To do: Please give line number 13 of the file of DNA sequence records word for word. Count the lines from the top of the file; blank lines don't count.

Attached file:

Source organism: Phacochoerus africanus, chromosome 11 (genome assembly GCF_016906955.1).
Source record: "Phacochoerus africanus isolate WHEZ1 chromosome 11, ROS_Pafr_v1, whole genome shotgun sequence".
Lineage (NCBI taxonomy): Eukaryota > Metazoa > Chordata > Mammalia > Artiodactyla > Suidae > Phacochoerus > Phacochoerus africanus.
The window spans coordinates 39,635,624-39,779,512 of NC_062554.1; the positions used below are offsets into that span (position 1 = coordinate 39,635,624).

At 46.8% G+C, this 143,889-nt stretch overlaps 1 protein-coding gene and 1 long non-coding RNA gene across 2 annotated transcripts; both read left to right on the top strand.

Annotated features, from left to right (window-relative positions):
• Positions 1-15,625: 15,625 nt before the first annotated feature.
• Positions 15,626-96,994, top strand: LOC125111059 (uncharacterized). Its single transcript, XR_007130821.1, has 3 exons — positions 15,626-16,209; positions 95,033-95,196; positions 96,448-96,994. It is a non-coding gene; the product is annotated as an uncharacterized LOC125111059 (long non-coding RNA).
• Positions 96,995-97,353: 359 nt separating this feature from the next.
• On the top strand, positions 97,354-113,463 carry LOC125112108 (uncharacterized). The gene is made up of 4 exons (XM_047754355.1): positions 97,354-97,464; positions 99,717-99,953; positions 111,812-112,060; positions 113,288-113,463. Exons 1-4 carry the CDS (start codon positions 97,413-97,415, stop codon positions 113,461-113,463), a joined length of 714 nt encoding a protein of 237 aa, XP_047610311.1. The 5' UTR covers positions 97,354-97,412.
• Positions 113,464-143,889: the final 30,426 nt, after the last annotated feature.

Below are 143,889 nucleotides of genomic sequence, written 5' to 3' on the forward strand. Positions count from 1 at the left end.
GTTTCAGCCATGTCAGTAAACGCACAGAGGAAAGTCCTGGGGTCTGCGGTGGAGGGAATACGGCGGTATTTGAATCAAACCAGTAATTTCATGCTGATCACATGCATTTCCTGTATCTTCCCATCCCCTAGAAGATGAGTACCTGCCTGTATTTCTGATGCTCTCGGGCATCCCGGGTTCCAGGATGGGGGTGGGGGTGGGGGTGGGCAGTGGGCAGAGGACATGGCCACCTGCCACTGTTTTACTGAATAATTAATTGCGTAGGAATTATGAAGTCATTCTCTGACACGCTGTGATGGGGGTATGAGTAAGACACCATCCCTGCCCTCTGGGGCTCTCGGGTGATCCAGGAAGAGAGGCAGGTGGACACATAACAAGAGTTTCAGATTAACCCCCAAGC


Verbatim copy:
GTTTCAGCCATGTCAGTAAACGCACAGAGGAAAGTCCTGGGGTCTGCGGTGGAGGGAATACGGCGGTATTTGAATCAAACCAGTAATTTCATGCTGATCACATGCATTTCCTGTATCTTCCCATCCCCTAGAAGATGAGTACCTGCCTGTATTTCTGATGCTCTCGGGCATCCCGGGTTCCAGGATGGGGGTGGGGGTGGGGGTGGGCAGTGGGCAGAGGACATGGCCACCTGCCACTGTTTTACTGAATAATTAATTGCGTAGGAATTATGAAGTCATTCTCTGACACGCTGTGATGGGGGTATGAGTAAGACACCATCCCTGCCCTCTGGGGCTCTCGGGTGATCCAGGAAGAGAGGCAGGTGGACACATAACAAGAGTTTCAGATTAACCCCCAAGC